The number of foreclosures continued to drop in June, reaching levels not seen since 2001, according to the June Black Knight Mortgage Monitor. A full 45 percent of foreclosures in June were first-time foreclosures, which was the lowest volume of first time foreclosure starts Black Knight has ever observed; it was also 40 percent below long term, pre-crisis norms.
June marked 29 consecutive monthly declines in foreclosure inventory, with only one monthly increase in the past five years. First time starts were also down 11 percent from last year, while repeat foreclosures dropped 20 percent, the report stated. Overall foreclosure starts were down 16 percent over the year.
Oil and gas states experienced year-over-year declines in foreclosure activity. Alaska, North Dakota, Wyoming and Louisiana experienced declines, as did Washington and Nevada, which showed the greatest declines, down 37 percent from last year.
Over the year, Mississippi had the greatest foreclosure starts per capita, with one of every 457 mortgages referred to foreclosure per month while Colorado was lowest, one per 2,341 per month. Nationally, the foreclosure start rate averaged about a tenth of a percent, at one per 861 per month. That’s the lowest such average since 2000
There have been 132,400 foreclosure sales (completions) so far in 2017, according to Black Knight. That’s a 23 percent year-over-year decline, and the lowest volume to start any year since 2005. Overall, foreclosure sales volumes are below pre-crisis averages.
Florida led all states with 12,000 foreclosure sales, year-to-date), followed closely by New Jersey, with 10,500. New York and the District of Columbia recorded the lowest foreclosure completion rate so far this year, with less than two percent of active foreclosure inventory going to sale each month. On the other end of the spectrum, foreclosures are completed on nearly 15 percent of Michigan’s active foreclosure inventory each month, the most of any state, the report stated.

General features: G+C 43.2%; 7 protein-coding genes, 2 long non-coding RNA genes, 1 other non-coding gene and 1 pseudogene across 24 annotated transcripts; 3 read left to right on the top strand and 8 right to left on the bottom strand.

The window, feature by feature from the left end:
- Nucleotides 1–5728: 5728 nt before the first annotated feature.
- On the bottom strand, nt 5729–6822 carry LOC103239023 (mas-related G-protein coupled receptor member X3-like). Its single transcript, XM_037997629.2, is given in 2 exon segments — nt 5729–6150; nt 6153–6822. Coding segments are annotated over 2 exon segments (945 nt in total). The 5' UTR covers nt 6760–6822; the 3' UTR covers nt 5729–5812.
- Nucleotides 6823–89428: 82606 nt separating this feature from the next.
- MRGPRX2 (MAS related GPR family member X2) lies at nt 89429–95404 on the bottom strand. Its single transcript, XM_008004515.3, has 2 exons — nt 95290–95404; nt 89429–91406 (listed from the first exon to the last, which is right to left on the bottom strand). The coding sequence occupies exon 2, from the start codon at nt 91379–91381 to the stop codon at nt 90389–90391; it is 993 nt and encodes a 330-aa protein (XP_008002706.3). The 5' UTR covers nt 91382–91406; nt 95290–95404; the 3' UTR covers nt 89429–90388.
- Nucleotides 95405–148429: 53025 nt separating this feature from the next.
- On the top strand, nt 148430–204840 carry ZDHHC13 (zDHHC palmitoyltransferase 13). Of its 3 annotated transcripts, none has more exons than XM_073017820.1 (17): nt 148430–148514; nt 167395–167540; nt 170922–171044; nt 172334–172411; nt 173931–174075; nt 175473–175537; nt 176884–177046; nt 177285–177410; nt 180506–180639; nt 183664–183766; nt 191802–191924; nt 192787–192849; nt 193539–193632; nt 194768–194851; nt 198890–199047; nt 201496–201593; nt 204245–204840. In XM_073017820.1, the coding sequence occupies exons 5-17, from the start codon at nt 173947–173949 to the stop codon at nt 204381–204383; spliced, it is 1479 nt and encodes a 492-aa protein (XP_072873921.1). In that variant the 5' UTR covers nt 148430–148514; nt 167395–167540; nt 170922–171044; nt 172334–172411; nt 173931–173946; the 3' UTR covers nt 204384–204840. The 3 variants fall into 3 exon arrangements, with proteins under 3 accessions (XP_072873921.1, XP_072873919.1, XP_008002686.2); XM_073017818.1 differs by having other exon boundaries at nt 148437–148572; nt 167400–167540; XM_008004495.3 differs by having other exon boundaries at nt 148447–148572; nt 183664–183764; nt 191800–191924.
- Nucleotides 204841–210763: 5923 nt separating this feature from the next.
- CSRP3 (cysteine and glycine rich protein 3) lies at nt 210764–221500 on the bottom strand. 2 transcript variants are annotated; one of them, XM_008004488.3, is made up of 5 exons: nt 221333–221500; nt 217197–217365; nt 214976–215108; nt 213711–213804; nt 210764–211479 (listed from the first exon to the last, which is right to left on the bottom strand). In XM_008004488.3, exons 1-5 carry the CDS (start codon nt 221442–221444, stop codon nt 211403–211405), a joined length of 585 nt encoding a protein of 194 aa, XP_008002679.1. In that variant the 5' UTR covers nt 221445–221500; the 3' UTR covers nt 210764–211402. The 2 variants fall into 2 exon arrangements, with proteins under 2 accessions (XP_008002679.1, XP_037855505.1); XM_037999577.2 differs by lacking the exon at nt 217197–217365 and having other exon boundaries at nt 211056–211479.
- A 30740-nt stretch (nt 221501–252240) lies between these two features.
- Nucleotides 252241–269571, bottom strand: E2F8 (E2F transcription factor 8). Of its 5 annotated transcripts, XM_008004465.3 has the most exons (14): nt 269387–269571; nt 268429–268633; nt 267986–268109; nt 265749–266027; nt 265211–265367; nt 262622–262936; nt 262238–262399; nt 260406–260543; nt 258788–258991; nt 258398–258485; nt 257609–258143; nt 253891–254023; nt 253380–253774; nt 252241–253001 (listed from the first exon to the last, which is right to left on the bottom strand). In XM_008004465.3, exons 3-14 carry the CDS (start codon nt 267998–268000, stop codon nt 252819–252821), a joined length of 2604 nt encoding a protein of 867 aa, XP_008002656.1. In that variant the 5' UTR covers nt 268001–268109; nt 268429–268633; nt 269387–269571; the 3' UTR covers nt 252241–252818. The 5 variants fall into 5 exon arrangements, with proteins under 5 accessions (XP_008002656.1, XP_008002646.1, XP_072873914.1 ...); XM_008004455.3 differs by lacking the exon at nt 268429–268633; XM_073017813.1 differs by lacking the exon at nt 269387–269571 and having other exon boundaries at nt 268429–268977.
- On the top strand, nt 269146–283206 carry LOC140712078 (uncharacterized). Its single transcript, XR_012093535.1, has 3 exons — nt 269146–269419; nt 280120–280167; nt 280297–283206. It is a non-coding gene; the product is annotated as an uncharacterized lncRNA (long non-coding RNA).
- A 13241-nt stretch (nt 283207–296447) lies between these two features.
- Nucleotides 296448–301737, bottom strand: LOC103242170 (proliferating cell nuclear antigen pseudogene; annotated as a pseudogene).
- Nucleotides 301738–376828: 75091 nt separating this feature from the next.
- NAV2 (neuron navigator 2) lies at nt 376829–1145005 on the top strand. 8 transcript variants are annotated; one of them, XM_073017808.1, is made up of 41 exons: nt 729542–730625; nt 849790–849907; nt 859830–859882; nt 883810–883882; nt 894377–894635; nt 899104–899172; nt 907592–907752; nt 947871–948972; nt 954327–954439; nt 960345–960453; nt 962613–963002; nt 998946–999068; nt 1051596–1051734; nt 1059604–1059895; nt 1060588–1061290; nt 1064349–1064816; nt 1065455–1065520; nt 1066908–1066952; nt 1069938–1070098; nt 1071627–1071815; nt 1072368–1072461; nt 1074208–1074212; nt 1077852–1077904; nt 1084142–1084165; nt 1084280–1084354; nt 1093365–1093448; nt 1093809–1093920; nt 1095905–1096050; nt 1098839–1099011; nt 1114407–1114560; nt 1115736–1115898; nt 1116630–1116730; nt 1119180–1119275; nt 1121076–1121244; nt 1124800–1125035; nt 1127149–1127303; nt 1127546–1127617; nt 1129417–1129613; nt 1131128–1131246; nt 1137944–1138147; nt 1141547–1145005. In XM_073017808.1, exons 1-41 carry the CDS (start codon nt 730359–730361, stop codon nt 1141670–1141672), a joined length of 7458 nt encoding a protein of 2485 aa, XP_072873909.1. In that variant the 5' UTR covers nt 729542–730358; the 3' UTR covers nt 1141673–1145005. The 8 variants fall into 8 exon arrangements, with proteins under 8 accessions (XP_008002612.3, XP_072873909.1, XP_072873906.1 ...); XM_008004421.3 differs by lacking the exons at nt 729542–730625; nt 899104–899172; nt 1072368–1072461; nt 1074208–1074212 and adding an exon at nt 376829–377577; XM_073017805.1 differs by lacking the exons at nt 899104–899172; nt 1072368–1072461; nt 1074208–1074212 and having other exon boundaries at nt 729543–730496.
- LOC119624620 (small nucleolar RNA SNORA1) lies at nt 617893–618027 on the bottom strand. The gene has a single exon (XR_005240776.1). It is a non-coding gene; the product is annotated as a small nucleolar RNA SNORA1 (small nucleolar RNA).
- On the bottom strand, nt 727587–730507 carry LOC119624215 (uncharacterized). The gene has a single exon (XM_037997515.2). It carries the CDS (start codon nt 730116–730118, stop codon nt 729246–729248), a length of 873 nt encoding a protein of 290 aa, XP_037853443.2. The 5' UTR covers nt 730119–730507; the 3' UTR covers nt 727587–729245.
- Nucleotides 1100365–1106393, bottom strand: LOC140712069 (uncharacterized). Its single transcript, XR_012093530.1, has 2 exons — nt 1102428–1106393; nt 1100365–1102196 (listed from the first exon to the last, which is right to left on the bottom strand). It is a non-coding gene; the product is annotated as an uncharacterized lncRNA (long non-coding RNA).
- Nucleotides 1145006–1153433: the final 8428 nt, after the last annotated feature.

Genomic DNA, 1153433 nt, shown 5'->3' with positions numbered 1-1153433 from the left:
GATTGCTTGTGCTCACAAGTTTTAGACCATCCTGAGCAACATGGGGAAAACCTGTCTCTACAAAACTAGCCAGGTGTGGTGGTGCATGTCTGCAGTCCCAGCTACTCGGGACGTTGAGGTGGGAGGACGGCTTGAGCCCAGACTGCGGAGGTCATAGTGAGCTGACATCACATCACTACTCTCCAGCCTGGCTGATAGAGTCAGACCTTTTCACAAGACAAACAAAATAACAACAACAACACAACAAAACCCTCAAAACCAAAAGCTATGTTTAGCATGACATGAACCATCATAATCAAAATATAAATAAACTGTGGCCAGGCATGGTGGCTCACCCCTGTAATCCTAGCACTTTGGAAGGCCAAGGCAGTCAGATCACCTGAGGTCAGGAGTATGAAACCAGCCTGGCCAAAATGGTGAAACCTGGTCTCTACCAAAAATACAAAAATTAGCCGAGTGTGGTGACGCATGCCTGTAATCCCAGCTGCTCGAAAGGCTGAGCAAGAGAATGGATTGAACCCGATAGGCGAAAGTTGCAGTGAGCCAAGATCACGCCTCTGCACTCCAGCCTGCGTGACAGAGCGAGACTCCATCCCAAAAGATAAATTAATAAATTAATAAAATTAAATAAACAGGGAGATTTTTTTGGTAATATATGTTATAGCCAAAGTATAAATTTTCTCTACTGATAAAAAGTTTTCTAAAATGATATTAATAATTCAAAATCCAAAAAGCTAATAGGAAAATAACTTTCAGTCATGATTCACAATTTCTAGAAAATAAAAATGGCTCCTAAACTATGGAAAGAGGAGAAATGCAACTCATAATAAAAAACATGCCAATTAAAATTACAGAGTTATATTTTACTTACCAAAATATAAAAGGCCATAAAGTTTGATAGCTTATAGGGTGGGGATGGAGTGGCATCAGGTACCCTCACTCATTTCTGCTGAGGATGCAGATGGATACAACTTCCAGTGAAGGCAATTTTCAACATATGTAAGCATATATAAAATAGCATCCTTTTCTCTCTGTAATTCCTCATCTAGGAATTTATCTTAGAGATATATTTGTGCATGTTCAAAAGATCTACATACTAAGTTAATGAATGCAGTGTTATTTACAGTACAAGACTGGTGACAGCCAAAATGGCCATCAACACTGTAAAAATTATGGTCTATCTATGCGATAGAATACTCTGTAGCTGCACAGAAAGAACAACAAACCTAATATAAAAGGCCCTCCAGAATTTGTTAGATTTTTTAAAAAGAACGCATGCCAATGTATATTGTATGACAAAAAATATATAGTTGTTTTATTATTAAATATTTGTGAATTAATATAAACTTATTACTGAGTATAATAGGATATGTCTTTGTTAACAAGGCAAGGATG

The inventory of loans in active foreclosure dropped to 410,000 by June. Still, active foreclosure inventory remains 44 percent above normal levels, Black knight reported.
“While slowing from the high seen in September 2016 (a 31 percent annual decline), the national foreclosure rate has fallen by 27 percent over the past year, on par with the three-year average,” the report stated. “It should be noted that despite volumes nearing ‘normal’ levels, strong reductions continue on an annual basis due to both increased foreclosure completions and very low levels of new defaults.”
Forty percent of outstanding foreclosures relate to aged foreclosures. As of June, there were approximately 170,000 active foreclosures that were more than two years delinquent; 85,000 of those haven’t had a payment made in more than five years, according to the report. Historically, aged foreclosures have accounted for just seven percent of total active inventory, meaning there are approximately 150,000 more today than what is considered normal.
All this bodes well for the future of foreclosed properties, Black Knight concluded.
“At the current rate of improvement, the foreclosure rate will fall to pre-crisis (2000-2006) levels in the summer of 2018, hitting the lowest level since the turn of the century by mid-2019,” the report stated. “However, based on current improvement rates, even when foreclosure volumes normalize there will still be over 70,000 excess aged foreclosures.